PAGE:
If you rarely or never experience orgasm from sexual activity and it distresses you, make an appointment with your doctor. Your regular doctor may diagnose and treat the problem or refer you to a specialist who can.
You may feel embarrassed to talk about sex with your doctor, but this topic is perfectly appropriate. Your doctor knows that a satisfying sex life is very important to a woman's well-being at every age and stage of life. You may have a treatable, underlying condition, or you may benefit from lifestyle changes, therapy or a combination of treatments.
Here's some information to help you prepare for your appointment, and what to expect from your doctor.
Information to write down in advance
- Your symptoms. It will help your doctor to know whether you've ever had an orgasm, and if so, under what circumstances.
- Your sexual history. Your doctor likely will ask about your relationships and experiences since you first became sexually active. He or she may also ask about any history of sexual trauma or abuse.
- Your medical history. Write down any medical conditions with which you've been diagnosed, including mental health conditions. Also note the names and strengths of all medications you're currently taking or have recently taken, including prescription and over-the-counter drugs, vitamins and supplements.
- Questions to ask your doctor. Creating your list of questions in advance can help you make the most of your time with your doctor.
Basic questions to ask your doctor
The list below suggests questions to raise with your doctor about anorgasmia. Don't hesitate to ask more questions during your appointment if you don't understand something.
- What may be causing my difficulty to orgasm?
- Do I need any medical tests?
- What treatment approach do you recommend?
- If you're prescribing medication, are there any possible side effects?
- How much improvement can I reasonably expect with treatment?
- Are there any lifestyle changes or self-care steps that may help me?
- Do you recommend therapy?
- Should my partner be involved in treatment?
- Are there any brochures or other printed material that I can take home with me? What websites do you recommend visiting?
What to expect from your doctor
Your doctor may ask a number of very personal questions and may want to include your partner in the interview. To help your doctor determine the cause of your problem and the best course of treatment, be ready to answer questions such as:
- When did you first become sexually active?
- For how long have you had difficulty reaching orgasm?
- If you've had orgasms in the past, what were the circumstances?
- Do you become sexually aroused during sexual interactions with your partner?
- Do you experience any pain with vaginal penetration?
- How much are you bothered by your lack of orgasm?
- How satisfied are you with your current relationship?
- Are you using any form of birth control? If yes, what form?
- What medications are you taking, including prescription and over-the-counter drugs as well as vitamins and supplements?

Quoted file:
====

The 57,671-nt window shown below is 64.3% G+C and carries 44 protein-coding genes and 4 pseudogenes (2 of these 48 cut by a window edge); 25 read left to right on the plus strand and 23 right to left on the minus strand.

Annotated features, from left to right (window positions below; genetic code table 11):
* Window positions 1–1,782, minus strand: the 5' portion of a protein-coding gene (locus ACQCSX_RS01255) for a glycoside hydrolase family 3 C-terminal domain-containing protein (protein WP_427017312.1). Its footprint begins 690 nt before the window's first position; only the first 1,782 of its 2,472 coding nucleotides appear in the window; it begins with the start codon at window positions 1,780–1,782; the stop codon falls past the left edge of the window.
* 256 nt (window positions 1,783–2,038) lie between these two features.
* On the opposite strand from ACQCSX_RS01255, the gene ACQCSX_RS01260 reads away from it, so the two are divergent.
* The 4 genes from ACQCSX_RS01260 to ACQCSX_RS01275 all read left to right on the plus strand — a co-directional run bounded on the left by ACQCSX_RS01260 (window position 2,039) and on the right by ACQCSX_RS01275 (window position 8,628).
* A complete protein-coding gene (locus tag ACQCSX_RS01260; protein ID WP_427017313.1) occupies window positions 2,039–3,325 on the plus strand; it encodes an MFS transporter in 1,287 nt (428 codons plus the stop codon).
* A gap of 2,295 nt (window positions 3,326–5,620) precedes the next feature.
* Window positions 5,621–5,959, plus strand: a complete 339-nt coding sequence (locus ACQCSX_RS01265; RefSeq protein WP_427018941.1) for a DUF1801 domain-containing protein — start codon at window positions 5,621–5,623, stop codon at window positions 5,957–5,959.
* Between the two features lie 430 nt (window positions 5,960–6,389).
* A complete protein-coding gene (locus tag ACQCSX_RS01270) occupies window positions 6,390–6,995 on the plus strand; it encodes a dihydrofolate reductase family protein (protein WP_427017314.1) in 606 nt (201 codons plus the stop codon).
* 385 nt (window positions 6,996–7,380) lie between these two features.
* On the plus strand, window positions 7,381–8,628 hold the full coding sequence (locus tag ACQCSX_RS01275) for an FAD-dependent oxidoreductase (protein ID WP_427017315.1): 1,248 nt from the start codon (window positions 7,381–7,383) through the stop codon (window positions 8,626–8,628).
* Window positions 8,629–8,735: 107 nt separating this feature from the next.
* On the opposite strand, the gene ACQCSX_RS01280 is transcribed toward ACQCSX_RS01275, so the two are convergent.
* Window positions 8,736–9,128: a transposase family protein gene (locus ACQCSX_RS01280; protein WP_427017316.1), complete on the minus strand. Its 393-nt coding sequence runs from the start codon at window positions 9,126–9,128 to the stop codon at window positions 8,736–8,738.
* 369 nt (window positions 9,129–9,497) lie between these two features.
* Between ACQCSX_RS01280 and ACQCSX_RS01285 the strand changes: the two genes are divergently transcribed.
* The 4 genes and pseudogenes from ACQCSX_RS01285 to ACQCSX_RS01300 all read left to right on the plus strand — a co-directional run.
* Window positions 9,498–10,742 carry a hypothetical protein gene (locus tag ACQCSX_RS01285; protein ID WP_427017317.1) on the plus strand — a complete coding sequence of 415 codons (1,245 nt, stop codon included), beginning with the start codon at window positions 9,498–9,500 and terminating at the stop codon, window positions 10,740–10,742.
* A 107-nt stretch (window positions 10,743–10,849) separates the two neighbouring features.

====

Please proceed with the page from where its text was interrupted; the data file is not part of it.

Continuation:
- Do you use alcohol or recreational drugs? How much?
- Have you ever had surgery that involved your reproductive system?
- Have you been diagnosed with any other medical conditions, including mental health conditions?
- What were your family's beliefs about sexuality?
- Have you ever been the victim of sexual violence?
What you can do in the meantime
While you wait for your appointment, be open with your partner about the situation. Continue sexual activity, and also explore other ways of being intimate. Shifting the focus from orgasm to pleasure may be a helpful strategy in treating anorgasmia.
Feb. 14, 2015
- Ebert MH, et al. Current Diagnosis & Treatment: Psychiatry. 2nd ed. New York, N.Y.: The McGraw-Hill Companies; 2008. http://www.accessmedicine.com/resourceTOC.aspx?resourceID=10. Accessed Dec. 14, 2014.
- Sexual dysfunctions. In: Diagnostic and Statistical Manual of Mental Disorders DSM-5. 5th ed. Arlington, Va.: American Psychiatric Association; 2013. http://www.psychiatryonline.org. Accessed Oct. 6, 2014.
- Frequently asked questions. Women's health FAQ072. Your sexual health. American College of Obstetricians and Gynecologists. http://www.acog.org/Patients/FAQs/Your-Sexual-Health. Accessed Dec. 14, 2014.
- Longo DL, et al. Harrison's Principles of Internal Medicine. 18th ed. New York, N.Y.: The McGraw-Hill Companies; 2012. http://accessmedicine.mhmedical.com/book.aspx?bookid=331. Accessed Dec. 14, 2014.
- Wein AJ, et al. Campbell-Walsh Urology. 10th ed. Philadelphia, Pa.: Saunders Elsevier; 2012. http://www.clinicalkey.com. Accessed Dec. 14, 2014.
- Laan E, et al. Standard operating procedures for female orgasmic disorder: Consensus of the International Society for Sexual Medicine. Journal of Sexual Medicine. 2013;10:74.
- Bradway C, et al. Pharmacologic therapy for female sexual dysfunction. The Nurse Practitioner. 2014;39:16.
- Bradford A. Treatment of female orgasmic disorder. http://www.uptodate.com/home. Accessed Dec. 14, 2014.
- Women's ArginMax. Natural Medicines Comprehensive Database. http://www.naturaldatabase.com. Accessed Jan. 27, 2015.
- Ito TY, et al. The enhancement of female sexual function with ArginMax, a nutritional supplement, among women differing in menopausal status. Journal of Sex & Marital Therapy. 2006;32:369.